Elias Howe, the inventor of the sewing machine, was born July 9, 1819. What could be a better tribute than commemorating his birthday with a unit study on his invention- the sewing machine?
Unit Study: The Sewing Machine
A year and a half ago I took my daughter to a local craft fair sponsored by her sewing school where she could sell a few things she’d made. While we were there for the afternoon, I had the pleasure of watching the coordinator of the school sell the refurbished machines that were waiting for new owners. There were about 12 machines for sale and half had sold by the time we arrived. The ones that were left included a wonderful little hand crank machine from the early 1950s and a Singer circa 1960- something complete with “cams” to change the stitches. I learned how to sew on a machine just like that! As I was listening to this woman tell the story of each machine- when it was made, who the manufacturer was, and how sturdy a performer it would be, I became inspired to explore the world of the Sewing Machine.
My daughter knows her way around a sewing machine pretty well and she received her own machine for Christmas 2010, so it seemed like a great idea to find out more about this class of machines she loves so much. Without knowing all the nuances of the various models, I put together a small study which offers some fun exploration.
Little Town on the Prairie- Ma gets her first sewing machine and Laura gets to use one at the dress shop where she works.
Copywork from Little Town on the Prairie
If your student chooses to do a sewing project, have he/she prepare some directions for the project.
Electric Motors– AC vs DC and the types used in sewing machines. Newer models use more than one motor to control the various functions on a machine.
Electrical vs Mechanical Energy– how does the electricity get converted to kinetic energy via mechanical parts?
Types: All sewing machines have the same basic stitch mechanism. They make a basic running stitch the same way with two sources of thread. The top needle takes the thread down into the fabric. Then it’s caught and looped by way of the bobbin and pulled back up. The feed dog will move the fabric along and the next stitch will start. After that, everything else is different.
1. Mechanical only- human powered machines were treadle machines and handcrank machines.
2. Mechanical- are controlled by a rotary wheel and any adjustments made to the tension or stitch is done by moving a dial.
3. Electronic- Some functions on this machine can be done by pushing a button. It has multiple motors for various duties.
4. Computerized- Even more motors were added and they are coordinated by a computer. You can program the various stitches and the computer gives out the directions to the various motors.
5. Serger- a different kind of sewing machine that trims the seam and encloses the seam allowance in a thread casing all in one step. Instead of using a bobbin there are multiple thread cones that feed the loopers.
Simple Machines– The pulley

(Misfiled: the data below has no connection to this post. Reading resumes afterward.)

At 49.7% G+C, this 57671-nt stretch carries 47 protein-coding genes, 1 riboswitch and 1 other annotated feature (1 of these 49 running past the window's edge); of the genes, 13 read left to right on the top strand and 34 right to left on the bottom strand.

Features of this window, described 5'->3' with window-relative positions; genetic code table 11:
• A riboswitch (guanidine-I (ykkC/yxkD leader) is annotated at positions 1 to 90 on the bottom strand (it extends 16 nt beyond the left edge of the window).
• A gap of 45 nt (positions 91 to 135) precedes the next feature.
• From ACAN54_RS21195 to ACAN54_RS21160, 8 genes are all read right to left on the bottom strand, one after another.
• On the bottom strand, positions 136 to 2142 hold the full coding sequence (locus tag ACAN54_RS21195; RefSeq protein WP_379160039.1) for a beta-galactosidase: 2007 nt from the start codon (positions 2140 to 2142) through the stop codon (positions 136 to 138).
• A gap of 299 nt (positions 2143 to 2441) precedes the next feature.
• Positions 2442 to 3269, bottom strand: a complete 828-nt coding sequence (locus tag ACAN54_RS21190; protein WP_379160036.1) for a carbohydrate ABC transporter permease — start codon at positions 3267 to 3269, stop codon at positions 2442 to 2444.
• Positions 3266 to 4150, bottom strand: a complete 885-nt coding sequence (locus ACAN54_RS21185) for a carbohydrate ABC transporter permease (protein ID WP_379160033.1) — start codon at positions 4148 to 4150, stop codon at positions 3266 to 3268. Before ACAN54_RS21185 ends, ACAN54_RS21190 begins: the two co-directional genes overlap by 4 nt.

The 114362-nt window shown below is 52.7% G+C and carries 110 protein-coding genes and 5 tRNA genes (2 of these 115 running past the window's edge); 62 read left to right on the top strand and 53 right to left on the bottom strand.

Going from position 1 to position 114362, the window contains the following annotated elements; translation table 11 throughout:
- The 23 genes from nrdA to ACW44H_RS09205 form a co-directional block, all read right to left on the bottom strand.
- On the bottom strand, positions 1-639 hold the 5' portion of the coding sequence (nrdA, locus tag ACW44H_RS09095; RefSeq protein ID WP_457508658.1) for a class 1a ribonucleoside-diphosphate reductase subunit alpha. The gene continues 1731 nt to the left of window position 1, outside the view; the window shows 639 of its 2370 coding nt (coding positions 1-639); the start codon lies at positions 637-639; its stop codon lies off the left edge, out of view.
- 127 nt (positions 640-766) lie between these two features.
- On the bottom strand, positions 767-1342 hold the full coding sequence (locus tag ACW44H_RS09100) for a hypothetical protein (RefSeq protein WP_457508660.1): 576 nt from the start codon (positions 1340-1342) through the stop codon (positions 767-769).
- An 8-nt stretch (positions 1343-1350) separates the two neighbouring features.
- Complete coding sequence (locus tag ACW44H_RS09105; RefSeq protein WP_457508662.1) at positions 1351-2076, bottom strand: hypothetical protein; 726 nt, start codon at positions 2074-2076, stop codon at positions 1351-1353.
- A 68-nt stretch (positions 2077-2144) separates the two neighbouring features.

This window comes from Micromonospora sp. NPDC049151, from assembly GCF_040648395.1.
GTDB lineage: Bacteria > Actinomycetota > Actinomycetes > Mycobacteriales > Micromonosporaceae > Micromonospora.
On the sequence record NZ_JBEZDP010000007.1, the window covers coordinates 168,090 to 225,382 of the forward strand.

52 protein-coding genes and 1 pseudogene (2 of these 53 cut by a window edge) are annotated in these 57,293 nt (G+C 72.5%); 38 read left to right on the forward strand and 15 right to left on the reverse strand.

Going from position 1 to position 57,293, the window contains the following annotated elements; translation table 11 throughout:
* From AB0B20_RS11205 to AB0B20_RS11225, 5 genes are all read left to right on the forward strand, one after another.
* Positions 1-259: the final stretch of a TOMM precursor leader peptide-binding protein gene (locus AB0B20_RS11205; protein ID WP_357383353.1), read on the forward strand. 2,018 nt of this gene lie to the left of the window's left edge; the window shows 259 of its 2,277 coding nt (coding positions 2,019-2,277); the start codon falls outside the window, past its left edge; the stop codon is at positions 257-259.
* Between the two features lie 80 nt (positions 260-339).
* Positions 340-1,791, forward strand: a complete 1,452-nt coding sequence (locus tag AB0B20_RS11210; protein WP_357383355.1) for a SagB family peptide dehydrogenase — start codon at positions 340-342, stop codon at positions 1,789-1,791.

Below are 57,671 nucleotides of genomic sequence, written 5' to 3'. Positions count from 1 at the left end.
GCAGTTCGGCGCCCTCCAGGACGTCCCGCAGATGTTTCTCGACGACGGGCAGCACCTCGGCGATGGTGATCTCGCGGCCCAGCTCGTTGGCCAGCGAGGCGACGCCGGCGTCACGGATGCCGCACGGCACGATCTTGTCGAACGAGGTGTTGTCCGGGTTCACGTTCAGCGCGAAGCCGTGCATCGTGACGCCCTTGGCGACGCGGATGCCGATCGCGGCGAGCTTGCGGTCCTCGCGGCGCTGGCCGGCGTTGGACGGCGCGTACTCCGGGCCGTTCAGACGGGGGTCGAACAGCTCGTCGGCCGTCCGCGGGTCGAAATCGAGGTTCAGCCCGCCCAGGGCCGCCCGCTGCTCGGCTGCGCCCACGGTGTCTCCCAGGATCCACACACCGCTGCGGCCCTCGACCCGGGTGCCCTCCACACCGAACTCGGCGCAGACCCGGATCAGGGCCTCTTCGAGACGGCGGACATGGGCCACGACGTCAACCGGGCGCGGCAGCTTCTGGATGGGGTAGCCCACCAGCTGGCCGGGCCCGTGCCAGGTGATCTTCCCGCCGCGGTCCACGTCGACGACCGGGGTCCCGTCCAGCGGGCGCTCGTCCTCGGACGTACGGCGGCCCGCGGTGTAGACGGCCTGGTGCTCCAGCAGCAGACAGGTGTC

1. What is a pulley? How does it reduce work?
2. Build a machine using a pulley. Can you build a compound pulley like the one that moves the hand wheel on a sewing machine? Can you get it to move something else in your “machine”? You might use Technic LEGOS if you have them or use household supplies that your inventors find.
Inventors were working on a machine that could perform a continuous running stitch. Both of these men had a role in the development of the sewing machine.
1. Elias Howe
2. Isaac Singer
Inventors– What is an inventor? Are there still inventors today? What makes a good inventor?
Industrial Revolution- What role did the sewing machine play in this part of America’s history?
You can compare hand stitching with machine stitching. How many stitches per inch does an average stitch length setting perform? In colonial times, girls were expected to hand stitch on the order of 20 stitches to the inch. Can you try it? How does the machine make the stitching easier?
Given a budget, can you find the most economical sewing machine to purchase for your needs? How did you decide?
Of course a unit on the sewing machine would not be complete without putting together a little project with the machine! You can take the time to teach the various parts of a sewing machine and get the kids to see if they can determine its type. You can teach sewing machine safety and basic techniques. Sewing is great for spatial reasoning and there is plenty of math to go ‘round!
Research machine manufacturers and models. Are there any stand out antique machines? Brands? My daughter loves hand crank machines. What can you find out about hand crank sewing machines?
Fascinating Facts about the Sewing Machine– find out how much Elias Howe made in royalties on his invention!
As with any unit study, feel free to really focus on the areas that appeal to your student. I think it’s fascinating to learn about all the different kinds of machines from history and how improvements have been made on them throughout the years. Take advantage of the format to enjoy learning about this special tool together. My consummate creative girl will enjoy finding out more about how her favorite machine works. Do you have a student at your house that would enjoy some clever science and “inventioneering” as you explore the topic of the sewing machine? Have fun!
For more mini unit studies and ways to celebrate with July Birthday lessons, click the link to the iHomeschool Network and all the great homeschool bloggers joining up to share in the fun!*Please subscribe so you won’t miss posts at Blog, She Wrote! You can also have Blog, She Wrote delivered to your email inbox by subscribing above in the right hand side bar. Thank you!*
Enjoy learning more about the sewing machine and Elias Howe!